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Merry Christmas!

Not technically late– today is Dia de Reyes (three kings day)/Epiphany/the Twelfth Day of Christmas!  With that in mind, and just to catch up, I give you 12 recommendations:

1– Christmas in NYC.

If one must leave the nest, it’s best to find a second family that lives somewhere wonderful.  It’s how I managed to survive my first Christmas without watching White Christmas with Mom, delivering meals with Dad, and Will’s grumbling about it.

2– Tamales.

I can’t endorse all tamales everywhere, but I loved the ones made para mi suegra, Sara, on Christmas Eve.

They even resemble tiny Christmas gifts, wrapped with ribbon!  Is that beautiful or is that beautiful?

3– Gone With The Wind

Margaret Mitchell’s classic book provided my entertainment this summer.  I’ve been meaning to write about it since, but this one simply can’t be done justice.  Mitchell is a masterful story-teller– I was captured by the drama of both the war and the individual characters’ struggles within it, and then during Reconstruction.  And how unique to follow a heroine with such obvious flaws.  Selfish Scarlett will have money at any cost– and I went back and forth on whether you can really blame her.  “I’ll think about that tomorrow.”  Loved it.

4– All Over But the Shoutin’ is the memoir of Rick Bragg, a Pulitzer-winning New York Times journalist whose people are poor Alabama “white trash.”

Bragg’s style is unique;  somewhere between a novel and an essay.  I found it touching and thought-provoking, and he struck me as extremely honest with his feelings and introspection.

5– The Blind Side has it all: humor, pathos, drama, and some good old-fashioned light-hearted SEC football rivalry.  I haven’t read the book but I LOVED the movie, and I love the real story, which began at my alma mater. . . inspiring.

6– Invictus has some themes in common with The Blind Side— race and class reconcilation, sports, triumph through adversity– but felt very different to watch.  It’s like the grander, historic version. . . Nelson Mandela rather than Leigh Anne Tuohy.  Izzy and I both enjoyed it.

7– The Pioneer Woman Cooks

I’m addicted to Ree Drummond’s blog with step-by-step cooking instructions and accompanying photos.  She makes creating delicious things simple and doable.  And now I have her new cookbook in my hot little hands.  Signed by PW herself!  Can you believe it?  (Thanks, Mom and Dad!)

8– The Domino Book of Decorating.  Another stellar Christmas gift.  Dig it.

9– The Bishop’s Wife

Classic Christmas movie, featuring David Niven and Cary Grant.  I don’t think Niven really gets to shine in his role as bishop (Candleshoe is better!), and Cary Grant actually frustrates you as the angel.  But, that’s his intention, and it’s a worthwhile holiday flick.  (Keep it in your back pocket for next year!)  There’s also a professor whose bottle of sherry never empties, which is nice.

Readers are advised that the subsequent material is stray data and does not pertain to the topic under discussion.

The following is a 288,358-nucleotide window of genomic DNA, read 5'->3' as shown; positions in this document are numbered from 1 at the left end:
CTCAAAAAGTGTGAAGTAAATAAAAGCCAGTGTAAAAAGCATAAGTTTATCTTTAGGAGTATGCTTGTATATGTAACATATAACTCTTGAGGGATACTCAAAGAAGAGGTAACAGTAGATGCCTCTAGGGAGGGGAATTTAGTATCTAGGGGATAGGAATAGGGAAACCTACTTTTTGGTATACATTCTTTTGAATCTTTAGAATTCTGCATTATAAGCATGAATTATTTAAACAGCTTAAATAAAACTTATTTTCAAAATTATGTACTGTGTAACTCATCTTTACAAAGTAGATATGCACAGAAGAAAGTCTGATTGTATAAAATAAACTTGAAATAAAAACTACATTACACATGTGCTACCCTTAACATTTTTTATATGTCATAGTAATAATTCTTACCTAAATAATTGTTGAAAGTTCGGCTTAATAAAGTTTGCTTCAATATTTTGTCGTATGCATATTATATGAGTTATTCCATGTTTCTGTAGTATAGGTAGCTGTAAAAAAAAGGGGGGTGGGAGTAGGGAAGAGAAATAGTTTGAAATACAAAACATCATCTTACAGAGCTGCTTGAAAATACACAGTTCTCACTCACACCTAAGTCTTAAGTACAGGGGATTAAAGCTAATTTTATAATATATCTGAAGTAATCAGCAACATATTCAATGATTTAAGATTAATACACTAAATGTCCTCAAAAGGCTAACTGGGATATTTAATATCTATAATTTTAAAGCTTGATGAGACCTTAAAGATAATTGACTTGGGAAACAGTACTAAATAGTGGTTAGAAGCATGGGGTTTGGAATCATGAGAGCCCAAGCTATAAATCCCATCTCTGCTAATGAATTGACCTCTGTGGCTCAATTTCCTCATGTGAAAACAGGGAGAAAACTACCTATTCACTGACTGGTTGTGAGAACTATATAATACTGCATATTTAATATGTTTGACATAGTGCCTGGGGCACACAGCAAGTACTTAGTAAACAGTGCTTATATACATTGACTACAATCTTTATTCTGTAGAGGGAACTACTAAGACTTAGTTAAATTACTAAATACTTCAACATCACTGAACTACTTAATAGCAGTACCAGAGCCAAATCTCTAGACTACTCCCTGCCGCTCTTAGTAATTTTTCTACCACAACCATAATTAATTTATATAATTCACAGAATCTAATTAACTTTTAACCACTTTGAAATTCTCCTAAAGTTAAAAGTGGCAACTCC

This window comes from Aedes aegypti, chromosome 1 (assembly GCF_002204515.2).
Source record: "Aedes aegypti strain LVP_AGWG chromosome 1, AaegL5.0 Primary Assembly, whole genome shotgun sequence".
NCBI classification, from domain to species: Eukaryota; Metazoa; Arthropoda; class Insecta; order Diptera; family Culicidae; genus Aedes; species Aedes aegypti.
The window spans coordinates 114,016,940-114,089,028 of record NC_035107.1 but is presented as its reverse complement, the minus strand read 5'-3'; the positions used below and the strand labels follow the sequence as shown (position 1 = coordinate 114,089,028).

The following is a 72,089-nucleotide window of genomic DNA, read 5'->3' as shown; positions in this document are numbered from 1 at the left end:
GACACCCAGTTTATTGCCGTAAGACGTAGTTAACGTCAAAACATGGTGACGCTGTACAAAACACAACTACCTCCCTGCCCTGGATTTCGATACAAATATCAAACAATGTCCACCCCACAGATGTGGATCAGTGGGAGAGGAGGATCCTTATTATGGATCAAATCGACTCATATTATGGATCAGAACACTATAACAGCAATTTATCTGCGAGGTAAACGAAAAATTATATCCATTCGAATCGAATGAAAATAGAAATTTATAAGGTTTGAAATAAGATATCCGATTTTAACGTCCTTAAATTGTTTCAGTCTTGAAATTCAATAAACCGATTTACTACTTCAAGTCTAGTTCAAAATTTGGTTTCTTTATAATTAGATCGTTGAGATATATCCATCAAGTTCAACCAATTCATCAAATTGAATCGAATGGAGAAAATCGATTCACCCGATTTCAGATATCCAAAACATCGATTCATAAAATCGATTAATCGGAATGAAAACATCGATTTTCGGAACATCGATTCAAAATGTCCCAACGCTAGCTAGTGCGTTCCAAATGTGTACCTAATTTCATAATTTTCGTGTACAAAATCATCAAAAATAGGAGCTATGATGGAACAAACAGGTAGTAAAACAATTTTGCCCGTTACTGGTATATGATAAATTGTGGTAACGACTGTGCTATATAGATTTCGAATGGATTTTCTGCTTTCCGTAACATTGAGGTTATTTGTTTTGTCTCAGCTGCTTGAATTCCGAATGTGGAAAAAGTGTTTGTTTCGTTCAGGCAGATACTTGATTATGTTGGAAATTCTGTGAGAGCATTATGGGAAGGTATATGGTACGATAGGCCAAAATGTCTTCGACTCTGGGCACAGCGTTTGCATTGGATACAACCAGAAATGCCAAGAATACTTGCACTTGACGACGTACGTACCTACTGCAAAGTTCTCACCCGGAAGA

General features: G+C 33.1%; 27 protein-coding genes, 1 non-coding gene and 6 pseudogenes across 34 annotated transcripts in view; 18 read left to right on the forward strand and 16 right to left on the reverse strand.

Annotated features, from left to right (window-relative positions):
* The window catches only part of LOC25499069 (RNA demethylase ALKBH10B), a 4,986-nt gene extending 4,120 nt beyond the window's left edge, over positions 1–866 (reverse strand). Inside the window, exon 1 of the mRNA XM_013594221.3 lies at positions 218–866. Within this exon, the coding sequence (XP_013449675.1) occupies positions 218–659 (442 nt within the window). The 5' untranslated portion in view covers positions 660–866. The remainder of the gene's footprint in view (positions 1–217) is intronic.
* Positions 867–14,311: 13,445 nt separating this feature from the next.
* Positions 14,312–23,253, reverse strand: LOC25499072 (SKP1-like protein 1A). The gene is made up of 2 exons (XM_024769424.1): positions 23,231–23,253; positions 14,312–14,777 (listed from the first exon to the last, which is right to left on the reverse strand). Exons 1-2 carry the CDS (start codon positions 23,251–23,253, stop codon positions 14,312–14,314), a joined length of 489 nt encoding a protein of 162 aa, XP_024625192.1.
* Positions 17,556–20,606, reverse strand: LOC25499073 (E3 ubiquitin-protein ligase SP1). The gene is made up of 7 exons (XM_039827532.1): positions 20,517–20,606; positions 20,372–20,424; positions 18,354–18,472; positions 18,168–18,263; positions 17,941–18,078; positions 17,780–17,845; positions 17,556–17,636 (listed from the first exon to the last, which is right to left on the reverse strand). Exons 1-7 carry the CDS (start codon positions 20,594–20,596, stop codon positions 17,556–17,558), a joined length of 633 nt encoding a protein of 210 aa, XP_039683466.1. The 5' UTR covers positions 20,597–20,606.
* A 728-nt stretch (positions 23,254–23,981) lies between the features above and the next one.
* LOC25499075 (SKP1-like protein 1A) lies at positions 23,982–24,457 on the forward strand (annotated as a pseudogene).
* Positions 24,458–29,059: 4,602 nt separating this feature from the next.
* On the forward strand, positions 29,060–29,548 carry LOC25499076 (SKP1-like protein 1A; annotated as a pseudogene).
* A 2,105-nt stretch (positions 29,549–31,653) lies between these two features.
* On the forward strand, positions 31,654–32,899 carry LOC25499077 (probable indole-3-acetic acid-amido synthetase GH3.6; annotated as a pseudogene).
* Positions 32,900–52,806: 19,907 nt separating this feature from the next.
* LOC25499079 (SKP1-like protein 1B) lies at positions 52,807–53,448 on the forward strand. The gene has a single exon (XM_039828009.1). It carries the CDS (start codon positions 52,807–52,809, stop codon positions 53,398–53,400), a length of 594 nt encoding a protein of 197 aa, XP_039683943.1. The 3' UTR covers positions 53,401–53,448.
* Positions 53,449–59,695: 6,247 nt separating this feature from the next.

10– December

Here are six great songs, free as fresh fallen snow (huh??) from my friend Danielle and her bf.  That’s BOY friend not best friend.  (“Their kids will love the CD!” says Elizabeth.)  You’ll love her version of “I’ll Be Home for Christmas.”  Go ahead and download, and keep ’em in your i-tunes back pocket for next year.

11– The Brothers Karamazov is beautiful.  I read it my last year of college, and it moved my heart.  I’m hoping it wasn’t so moving only under the guidance of the best TA in the world, and so I’m picking it up again for the new year.  Just wanted to recommend Dostoevsky, for the record.

But if you don’t want to go Russian (Russkies.  Reds.  Commies.), my brother John also highly recommends the movie Fantastic Mr. Fox.  Or, a good one for today would be Twelfth Night, written by Billy Shakes for just this occasion!  Netflix tells me that the movie involves cross-dressing and gender confusion. . . a reliable recipe for comedy.

12– Tidings of comfort and joy!


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5 thoughts on “Merry Christmas!

  1. Let’s hear it for Dia de Reyes! I’ve missed you,too.
    I’ll have to send The Blind Side to you. It’s a good read.
    We may have to discuss All Over But the Shoutin’. I think a lot of folks would say the characters are hard working poor people, sometimes hard living, hard working poor people; but maybe not “white trash”.

  2. Mom, I agree with you. I meant to convey that by putting “white trash” in quotes– but I guess it needs to be more explicit. I noticed in the book that Bragg never said white trash outright; he’d say something like “those whom some people would call white trash.” Thanks for keeping me honest!

  3. Pingback: Christmas Movie Battles: “Everything is Hunky Dunky” « tell me a story

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